Maisie said, well, at least whisky kept ‘im happy all them years, but Brenda, who knew story well enough, she said, don’t it never did, and ‘ad a quaver like in her voice, which Maisie oughta a took notice of. Well, maybe it numbed pain a while, Maisie said, which were like a red rag to a bull, and Brenda said, what pain? He never lost his daddy at four year’s old, no! Nor saw his mother broken hearted for rest of her life.

Brenda’s mum took to drinkin’ too, which Maisie shoulda remembered, but Brenda’s mum were Pimms and Champagne, and she didn’t put no cars in that Sixteen Foot Drain neither.



I blogged a little while ago about the endings of stories, and my favourite metaphor for trying to understand what they do and how they do it.

Since then I’ve written a few stories of my own, and one in particular, longer for me than usual and coming in at just over eighteen hundred words. It didn’t start that way, but as I’ve mentioned (endlessly), I’m a putter-in by nature.

The struggle with this one was getting the ending right. I tinkered with it repeatedly, but it got no better. It said what I wanted it to say, or rather, what I wanted the reader to confront. What it didn’t do gave me the image of another metaphor, for what a short story is and how it ends. My ending didn’t move the reader on. It didn’t push them forward, send them back, or turn them around on the spot to see more clearly where they were.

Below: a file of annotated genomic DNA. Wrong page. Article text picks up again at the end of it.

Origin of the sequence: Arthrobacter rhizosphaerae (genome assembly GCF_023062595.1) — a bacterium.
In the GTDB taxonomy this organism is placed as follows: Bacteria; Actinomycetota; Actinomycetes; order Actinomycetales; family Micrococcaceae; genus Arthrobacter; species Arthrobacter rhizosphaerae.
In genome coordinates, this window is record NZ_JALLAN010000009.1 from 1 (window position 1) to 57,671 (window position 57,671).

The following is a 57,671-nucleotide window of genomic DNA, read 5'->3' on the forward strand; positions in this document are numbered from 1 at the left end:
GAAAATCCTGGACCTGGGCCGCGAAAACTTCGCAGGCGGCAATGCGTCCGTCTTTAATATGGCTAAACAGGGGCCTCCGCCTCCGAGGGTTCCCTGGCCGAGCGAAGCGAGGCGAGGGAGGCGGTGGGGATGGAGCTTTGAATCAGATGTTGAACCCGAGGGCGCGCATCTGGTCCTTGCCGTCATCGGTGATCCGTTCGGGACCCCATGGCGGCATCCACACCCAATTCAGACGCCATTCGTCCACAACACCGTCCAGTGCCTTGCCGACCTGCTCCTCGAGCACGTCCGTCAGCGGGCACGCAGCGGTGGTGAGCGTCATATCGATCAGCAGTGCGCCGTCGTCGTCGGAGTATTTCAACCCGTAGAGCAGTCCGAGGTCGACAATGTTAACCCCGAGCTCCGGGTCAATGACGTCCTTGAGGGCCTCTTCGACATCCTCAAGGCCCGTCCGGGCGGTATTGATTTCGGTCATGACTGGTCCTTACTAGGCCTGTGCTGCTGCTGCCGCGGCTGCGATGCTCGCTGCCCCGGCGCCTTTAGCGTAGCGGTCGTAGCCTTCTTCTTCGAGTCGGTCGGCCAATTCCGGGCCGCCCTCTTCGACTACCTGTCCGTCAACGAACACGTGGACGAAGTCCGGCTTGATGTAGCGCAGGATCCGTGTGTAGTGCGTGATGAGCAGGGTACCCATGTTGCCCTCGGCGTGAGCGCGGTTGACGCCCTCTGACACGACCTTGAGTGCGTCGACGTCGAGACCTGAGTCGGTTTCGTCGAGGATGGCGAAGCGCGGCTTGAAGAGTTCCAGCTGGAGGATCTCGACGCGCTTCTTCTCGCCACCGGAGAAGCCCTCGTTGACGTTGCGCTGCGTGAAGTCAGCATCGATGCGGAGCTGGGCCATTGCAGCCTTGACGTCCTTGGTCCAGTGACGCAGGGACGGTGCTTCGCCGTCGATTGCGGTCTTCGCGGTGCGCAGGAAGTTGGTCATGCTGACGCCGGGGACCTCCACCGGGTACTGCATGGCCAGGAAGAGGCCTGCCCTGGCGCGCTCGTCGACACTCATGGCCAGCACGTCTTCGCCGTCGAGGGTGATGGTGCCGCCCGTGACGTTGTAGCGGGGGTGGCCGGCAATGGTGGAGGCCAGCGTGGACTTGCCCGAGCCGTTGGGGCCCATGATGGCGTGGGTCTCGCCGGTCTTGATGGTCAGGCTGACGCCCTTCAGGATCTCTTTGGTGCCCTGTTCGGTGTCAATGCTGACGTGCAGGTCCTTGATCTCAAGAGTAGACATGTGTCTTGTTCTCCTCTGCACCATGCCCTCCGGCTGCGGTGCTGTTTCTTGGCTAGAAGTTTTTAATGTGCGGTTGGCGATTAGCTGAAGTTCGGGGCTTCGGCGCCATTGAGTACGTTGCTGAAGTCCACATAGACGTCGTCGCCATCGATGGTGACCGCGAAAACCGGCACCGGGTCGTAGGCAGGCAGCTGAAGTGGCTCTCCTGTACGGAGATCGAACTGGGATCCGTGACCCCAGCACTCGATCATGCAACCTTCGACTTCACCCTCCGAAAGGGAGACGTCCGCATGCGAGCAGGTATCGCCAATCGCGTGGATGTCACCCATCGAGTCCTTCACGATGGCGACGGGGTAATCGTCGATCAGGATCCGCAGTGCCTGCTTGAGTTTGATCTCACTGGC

I tinkered with the middle. I tinkered with the beginning. I asked myself what I was doing, and what I was trying to do, and it struck me that a short story can also be seen as a sort of lever. The beginning and the middle of the story are the shaft of the lever, the ending is the point where the fulcrum sits. The reader, of course, is what you are trying to move! From a putter-in’s perspective it’s a good metaphor, because if the reader isn’t moving, you need to make the lever longer, heavier, or, to be more literary, weightier.

Somewhere in the four volume ‘Paris Review’ collection of interviews, published a few years back, a prose writer – and I can’t remember which one – talks about fixing problems at the end of a story by going back to the beginning and working there.

In the case of my story, if I did succeed in fixing it, my guess is it was the work I did at the beginning that did the job. Of course, what I don’t know yet, is whether or not anyone else will think it is fixed, and whether or not if they appeared to, or didn’t, I’d believe ‘em.

And a quotation (possibly from Kipling): ‘…the British Public (….) is deeply tinctured with sentimentalism, and mostly takes its facts the wrong way.’

And a short story (definitely by BHD):

Farmed Out

Fenton sniffed the champagne and frowned. English Champagne from the Heart of Suffolk, it said on the label.

They weren’t serving this one because it was especially good – it wasn’t – but the vineyard was owned by the same company as the farm. He could see the sense in that.